Contrary to popular belief, most exposure to hazardous pollutants that affect health and wellbeing occurs indoors (Ott et al., 2007; Brown, 2007). A primary source of these indoor pollutants and exposures is common fragranced consumer products, such as air fresheners, cleaning products, laundry supplies, and personal care products (Cheng et al., 2015; Nazaroff and Weschler, 2004; Steinemann et al., 2011). Exposure to fragranced products has been associated with a range of adverse human health effects, including migraine headaches, contact dermatitis, asthma attacks, respiratory difficulties, and mucosal symptoms (e.g., Kelman, 2004; Caress and Steinemann, 2009; Elberling et al., 2005; Millqvist et al., 1999; Johansen, 2003; Kumar et al., 1995). In two previous surveys, Caress and Steinemann (2009) found that 17.5% and 20.5% of the general US population (between 2002–3 and 2005–6 respectively) reported breathing difficulties, headaches, or other health problems when exposed to air fresheners and deodorizers. Fragranced consumer products emit dozens of different volatile compounds, including terpenes (e.g., limonene, alpha-pinene, and beta-pinene) that are primary pollutants, and that react with ozone to generate secondary pollutants such as formaldehyde and acetaldehyde (Nazaroff and Weschler, 2004). Even so-called green and organic fragranced products emit hazardous pollutants, similar to regular fragranced products. Little information exists, however, on potentially hazardous compounds emitted from fragranced products, in part because products are not required to disclose all ingredients (Steinemann, 2015). Thus, knowledge of potential exposures and effects is essential to effective risk reduction. This study investigates the occurrence and types of exposures to fragranced products and associated health and societal effects in the Australian population. Further, it investigates the potential for preventive measures, such as fragrance-free policies, to reduce health risks and costs.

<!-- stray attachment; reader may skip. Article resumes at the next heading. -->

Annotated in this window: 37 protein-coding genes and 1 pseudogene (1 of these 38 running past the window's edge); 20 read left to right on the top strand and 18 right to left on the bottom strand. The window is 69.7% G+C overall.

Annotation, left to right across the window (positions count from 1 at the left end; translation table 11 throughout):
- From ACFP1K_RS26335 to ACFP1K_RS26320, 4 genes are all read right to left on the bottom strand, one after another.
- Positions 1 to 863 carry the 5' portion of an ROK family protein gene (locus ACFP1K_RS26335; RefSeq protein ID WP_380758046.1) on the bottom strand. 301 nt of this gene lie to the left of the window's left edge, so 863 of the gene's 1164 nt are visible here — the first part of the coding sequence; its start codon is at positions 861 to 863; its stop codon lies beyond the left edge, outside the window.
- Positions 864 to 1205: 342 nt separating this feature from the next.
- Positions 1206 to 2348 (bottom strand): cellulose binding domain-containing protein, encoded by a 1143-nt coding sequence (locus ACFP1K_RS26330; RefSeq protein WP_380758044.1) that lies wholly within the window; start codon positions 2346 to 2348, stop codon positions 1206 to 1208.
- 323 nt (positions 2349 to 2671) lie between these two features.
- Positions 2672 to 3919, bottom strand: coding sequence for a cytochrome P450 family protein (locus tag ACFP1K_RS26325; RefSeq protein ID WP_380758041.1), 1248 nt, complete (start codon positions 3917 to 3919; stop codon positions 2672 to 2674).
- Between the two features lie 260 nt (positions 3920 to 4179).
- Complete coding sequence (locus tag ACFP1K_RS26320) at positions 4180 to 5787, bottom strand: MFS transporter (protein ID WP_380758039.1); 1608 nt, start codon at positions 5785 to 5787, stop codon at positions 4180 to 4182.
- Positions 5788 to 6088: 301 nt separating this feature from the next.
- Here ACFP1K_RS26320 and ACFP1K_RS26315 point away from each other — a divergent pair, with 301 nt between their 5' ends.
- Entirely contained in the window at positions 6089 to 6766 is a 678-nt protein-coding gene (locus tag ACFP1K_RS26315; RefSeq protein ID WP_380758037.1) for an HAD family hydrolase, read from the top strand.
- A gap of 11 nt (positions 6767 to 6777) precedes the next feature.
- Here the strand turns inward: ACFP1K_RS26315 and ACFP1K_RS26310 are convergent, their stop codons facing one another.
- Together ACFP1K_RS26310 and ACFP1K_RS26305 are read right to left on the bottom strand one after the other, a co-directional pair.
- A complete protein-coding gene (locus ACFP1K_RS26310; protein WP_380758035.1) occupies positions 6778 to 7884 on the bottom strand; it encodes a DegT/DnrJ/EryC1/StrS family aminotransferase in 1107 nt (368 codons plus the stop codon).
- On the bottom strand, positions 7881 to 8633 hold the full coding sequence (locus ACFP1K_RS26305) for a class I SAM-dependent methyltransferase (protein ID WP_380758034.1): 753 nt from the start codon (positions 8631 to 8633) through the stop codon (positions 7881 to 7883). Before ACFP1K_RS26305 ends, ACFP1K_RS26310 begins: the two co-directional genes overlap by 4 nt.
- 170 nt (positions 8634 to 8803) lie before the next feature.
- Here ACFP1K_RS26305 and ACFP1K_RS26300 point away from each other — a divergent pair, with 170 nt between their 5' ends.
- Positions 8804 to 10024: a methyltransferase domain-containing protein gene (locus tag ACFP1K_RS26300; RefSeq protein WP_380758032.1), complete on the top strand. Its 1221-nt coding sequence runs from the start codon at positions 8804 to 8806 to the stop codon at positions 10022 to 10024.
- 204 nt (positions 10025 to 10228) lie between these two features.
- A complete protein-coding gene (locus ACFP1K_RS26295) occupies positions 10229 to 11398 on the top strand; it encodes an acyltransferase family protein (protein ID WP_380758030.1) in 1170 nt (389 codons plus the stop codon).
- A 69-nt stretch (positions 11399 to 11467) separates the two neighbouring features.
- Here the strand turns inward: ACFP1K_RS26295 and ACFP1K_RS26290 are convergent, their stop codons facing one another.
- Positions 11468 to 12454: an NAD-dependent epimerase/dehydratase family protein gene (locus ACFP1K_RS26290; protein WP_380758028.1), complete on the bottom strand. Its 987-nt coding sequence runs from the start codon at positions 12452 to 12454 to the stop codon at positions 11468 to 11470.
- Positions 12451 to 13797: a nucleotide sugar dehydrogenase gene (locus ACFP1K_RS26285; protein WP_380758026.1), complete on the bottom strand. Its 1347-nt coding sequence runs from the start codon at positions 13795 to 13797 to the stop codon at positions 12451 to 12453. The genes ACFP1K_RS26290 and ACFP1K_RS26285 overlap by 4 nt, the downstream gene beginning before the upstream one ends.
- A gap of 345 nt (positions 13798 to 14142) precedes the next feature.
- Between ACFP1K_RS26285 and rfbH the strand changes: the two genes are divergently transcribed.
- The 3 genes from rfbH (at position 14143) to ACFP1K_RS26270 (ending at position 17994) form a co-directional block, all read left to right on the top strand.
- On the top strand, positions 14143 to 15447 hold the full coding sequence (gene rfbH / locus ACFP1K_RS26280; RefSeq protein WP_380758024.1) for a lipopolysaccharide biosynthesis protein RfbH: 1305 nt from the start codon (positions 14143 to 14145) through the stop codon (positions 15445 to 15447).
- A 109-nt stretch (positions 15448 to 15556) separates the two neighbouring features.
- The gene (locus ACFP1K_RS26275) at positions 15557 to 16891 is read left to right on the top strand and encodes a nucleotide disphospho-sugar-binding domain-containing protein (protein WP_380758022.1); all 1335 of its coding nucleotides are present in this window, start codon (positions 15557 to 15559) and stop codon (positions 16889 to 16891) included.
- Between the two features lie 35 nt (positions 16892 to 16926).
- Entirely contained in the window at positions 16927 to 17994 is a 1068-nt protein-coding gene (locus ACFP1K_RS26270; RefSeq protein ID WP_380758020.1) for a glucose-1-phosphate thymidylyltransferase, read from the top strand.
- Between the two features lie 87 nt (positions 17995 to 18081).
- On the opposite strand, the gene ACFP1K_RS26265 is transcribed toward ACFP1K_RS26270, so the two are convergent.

2. Methods